Following Europe, the US is also imposing stricter rules on companies that develop AI technology and cloud computing providers. Henceforth, the government wants to know what they are doing.
Game time is up for OpenAI, Anthropic and co. Following the example of European AI legislation, Washington will now introduce new rules for companies developing AI technology. But while the rules could take years to take effect in Europe, it could happen as soon as this week in the U.S., he writes. Wired. It requires nothing more than President Biden's signature.
Defense Production Act
The law essentially gives the US government more direct control over what AI companies do. The government relies on the Defense Production Act, created in the 1950s following the Korean War, which means the government can monitor private companies if it is in the interest of national security. In this context, this means that AI companies must notify the government of any project that requires a 'significant amount of computing power'.
Why the EU and US treat data differently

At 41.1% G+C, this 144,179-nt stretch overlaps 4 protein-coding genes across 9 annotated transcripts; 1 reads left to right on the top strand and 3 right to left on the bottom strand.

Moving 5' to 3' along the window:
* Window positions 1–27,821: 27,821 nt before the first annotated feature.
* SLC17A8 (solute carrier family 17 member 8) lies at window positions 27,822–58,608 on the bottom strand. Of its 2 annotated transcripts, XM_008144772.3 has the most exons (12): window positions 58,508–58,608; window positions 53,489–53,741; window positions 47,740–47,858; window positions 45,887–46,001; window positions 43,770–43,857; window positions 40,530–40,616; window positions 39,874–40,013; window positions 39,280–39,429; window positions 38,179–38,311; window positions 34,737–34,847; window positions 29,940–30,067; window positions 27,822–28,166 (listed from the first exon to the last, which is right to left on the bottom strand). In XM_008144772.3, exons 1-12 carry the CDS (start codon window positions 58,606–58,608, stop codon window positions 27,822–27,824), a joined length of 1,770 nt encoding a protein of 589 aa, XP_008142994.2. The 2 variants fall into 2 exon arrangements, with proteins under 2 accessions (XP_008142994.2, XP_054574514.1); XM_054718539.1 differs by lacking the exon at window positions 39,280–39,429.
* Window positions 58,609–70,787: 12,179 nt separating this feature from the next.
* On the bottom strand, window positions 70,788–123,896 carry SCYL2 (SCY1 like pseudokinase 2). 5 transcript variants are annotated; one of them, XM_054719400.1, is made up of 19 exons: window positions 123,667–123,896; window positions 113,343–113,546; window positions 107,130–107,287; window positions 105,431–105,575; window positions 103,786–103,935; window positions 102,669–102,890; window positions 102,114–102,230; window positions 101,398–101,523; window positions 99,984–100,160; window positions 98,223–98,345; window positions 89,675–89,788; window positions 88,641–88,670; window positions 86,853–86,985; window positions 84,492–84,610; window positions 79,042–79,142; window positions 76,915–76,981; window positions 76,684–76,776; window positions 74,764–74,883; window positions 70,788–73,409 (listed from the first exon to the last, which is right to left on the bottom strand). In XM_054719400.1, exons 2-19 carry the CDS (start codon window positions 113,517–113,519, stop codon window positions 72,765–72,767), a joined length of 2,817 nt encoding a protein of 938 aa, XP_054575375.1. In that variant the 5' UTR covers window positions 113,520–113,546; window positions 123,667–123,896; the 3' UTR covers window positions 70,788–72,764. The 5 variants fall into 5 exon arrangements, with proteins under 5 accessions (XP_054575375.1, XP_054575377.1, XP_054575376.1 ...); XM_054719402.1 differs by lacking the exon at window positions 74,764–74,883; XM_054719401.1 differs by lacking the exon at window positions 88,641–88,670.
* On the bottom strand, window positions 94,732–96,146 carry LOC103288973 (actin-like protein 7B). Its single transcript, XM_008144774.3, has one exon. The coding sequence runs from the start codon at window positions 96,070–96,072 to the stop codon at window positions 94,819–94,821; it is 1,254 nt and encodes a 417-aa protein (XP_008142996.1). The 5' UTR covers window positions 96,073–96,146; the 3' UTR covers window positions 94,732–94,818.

It would give the government access to sensitive data and projects at US AI companies. Extending the Safeguard Manufacturing Act to the AI industry is highly specialized. AI can certainly have military applications, although major players try as much as possible to avoid using their technologies for this purpose. They should also undergo regular safety checks.
Know your customers
The proposed laws concern cloud providers offering AI models. They need to be very vigilant about who they provide access to their cloud infrastructure, especially when it comes to foreign players. Providers must fully verify the identity of non-US customers who register. There will be minimum requirements to identify foreign users and cloud computing companies will also have to demonstrate that they respect them annually.
In principle, the rules apply to all foreign users of US cloud computing services, but specifically, the law should prevent Chinese companies from entering into cloud contracts. “We cannot allow non-state actors or China or people we don't want access to our cloud,” said Economy Secretary Gina Raimondo. Reuters. The legislation is part of a series of moves to push China back in the AI race.
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